Samuel Coleridge-Taylor


  • Intro

    English composer Samuel Coleridge-Taylor’s (1875-1912) greatest success was his vibrant choral piece Hiawatha's Wedding Feast. Composed in 1898, the piece was based on a poem by Henry Longfellow about a native American girl named Hiawatha. Choirs were incredibly popular in Victorian Britain, and his big, attractive score, flowing with melody, appealed to both singers and audiences.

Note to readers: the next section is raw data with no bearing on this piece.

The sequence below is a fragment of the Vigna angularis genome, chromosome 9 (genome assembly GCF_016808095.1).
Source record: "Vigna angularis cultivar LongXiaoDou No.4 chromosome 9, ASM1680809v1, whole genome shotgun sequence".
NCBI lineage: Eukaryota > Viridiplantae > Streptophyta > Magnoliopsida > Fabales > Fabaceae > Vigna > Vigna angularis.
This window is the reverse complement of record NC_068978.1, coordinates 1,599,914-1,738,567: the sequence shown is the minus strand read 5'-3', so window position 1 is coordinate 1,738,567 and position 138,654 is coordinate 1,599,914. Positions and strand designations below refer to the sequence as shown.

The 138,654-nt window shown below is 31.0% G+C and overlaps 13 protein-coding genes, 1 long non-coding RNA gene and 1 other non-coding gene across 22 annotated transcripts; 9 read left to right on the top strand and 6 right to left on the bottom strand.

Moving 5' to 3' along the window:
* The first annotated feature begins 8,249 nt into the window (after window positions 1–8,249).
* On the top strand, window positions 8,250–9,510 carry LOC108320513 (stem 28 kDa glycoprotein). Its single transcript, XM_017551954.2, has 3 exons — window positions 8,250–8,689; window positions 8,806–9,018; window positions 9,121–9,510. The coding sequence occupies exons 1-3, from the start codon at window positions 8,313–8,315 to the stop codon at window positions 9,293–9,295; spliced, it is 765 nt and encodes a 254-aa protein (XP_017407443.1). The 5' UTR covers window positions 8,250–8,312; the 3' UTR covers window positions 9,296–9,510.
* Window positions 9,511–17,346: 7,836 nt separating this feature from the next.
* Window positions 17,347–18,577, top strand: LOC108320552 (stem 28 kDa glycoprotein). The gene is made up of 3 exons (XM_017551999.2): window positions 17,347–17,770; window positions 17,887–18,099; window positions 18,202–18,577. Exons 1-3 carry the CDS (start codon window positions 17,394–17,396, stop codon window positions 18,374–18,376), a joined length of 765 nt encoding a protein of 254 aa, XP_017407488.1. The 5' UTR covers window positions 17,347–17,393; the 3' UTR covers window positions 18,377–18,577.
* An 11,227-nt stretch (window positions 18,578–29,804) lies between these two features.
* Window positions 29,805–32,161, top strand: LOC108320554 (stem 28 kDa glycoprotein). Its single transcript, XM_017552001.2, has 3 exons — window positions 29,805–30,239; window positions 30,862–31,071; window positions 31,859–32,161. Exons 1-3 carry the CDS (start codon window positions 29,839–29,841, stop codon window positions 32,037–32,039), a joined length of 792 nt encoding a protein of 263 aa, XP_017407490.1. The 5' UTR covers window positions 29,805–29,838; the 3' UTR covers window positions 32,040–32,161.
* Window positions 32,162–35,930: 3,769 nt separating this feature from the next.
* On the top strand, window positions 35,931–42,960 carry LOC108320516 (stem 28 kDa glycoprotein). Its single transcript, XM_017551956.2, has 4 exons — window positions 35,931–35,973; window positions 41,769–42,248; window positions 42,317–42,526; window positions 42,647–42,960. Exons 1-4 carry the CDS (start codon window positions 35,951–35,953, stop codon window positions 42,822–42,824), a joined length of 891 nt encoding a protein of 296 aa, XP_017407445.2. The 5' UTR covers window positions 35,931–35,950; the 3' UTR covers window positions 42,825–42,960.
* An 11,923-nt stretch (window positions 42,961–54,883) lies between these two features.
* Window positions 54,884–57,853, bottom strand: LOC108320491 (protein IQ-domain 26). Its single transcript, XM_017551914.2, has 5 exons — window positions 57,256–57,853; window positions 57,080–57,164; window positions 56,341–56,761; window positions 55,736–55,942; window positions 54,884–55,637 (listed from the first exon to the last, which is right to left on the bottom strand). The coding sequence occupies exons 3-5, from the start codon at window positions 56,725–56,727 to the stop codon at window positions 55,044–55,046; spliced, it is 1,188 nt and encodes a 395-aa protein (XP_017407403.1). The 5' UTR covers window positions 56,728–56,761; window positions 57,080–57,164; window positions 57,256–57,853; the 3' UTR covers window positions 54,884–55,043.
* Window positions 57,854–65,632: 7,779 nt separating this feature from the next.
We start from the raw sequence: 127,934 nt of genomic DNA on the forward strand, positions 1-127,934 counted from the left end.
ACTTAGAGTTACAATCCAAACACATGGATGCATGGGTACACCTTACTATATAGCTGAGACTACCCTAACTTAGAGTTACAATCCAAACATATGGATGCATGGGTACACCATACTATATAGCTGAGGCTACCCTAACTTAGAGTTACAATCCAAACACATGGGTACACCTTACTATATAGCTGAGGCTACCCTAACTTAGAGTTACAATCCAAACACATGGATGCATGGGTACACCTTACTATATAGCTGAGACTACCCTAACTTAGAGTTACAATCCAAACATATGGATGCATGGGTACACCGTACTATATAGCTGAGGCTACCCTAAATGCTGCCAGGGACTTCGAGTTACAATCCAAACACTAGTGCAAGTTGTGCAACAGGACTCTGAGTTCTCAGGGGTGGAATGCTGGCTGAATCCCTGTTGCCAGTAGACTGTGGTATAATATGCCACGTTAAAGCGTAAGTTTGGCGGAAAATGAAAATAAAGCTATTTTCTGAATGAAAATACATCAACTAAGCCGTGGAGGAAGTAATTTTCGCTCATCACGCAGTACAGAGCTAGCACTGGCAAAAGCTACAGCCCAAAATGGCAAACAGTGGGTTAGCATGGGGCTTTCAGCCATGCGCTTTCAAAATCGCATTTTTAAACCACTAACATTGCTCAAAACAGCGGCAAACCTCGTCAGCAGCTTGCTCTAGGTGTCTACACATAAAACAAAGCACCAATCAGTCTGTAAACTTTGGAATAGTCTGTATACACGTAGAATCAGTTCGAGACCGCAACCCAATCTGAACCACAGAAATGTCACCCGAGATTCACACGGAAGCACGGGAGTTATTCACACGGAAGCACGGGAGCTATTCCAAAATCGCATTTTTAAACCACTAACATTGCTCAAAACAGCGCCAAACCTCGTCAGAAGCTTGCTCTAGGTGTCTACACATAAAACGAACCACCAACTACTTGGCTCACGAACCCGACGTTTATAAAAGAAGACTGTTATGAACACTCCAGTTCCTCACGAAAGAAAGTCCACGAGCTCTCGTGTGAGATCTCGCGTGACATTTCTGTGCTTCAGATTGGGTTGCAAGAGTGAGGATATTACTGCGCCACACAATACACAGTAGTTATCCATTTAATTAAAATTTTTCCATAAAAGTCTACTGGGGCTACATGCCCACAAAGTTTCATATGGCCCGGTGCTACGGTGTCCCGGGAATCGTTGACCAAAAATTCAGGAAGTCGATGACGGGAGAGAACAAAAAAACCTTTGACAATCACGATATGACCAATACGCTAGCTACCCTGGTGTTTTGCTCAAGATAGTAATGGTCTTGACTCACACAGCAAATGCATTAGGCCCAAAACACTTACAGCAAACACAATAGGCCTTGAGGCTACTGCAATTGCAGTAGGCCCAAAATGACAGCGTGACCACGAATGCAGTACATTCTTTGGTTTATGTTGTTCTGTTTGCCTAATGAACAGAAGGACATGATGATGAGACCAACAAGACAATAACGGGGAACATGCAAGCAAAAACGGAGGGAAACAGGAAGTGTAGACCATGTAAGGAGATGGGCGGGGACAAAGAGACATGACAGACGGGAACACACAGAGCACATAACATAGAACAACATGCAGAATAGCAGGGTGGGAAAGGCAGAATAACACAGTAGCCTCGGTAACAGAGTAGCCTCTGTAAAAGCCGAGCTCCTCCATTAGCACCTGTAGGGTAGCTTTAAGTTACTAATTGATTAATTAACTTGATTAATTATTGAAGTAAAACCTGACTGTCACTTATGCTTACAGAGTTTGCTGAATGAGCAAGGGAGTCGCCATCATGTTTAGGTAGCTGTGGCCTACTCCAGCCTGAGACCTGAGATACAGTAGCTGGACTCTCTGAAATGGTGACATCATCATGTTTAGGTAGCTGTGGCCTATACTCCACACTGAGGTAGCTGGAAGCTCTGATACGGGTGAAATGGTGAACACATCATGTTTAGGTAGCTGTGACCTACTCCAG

Coleridge-Taylor was mixed race - his mother was white English, his father a black Sierra Leonean. He was very well aware of the difficulties he faced because of the colour of his skin: his nickname at school, for instance, was 'coaley'. But he was a keen student and in 1890 he won a scholarship to the Royal College of Music. He soon became highly respected among London's musical establishment. The composer Edward Elgar called him "the cleverest fellow going amongst the young men", and recommended him for his first big commission. In a time when amateur choirs and sheet music were a central part of popular culture Hiawatha's Wedding Feast was a score for all to enjoy.

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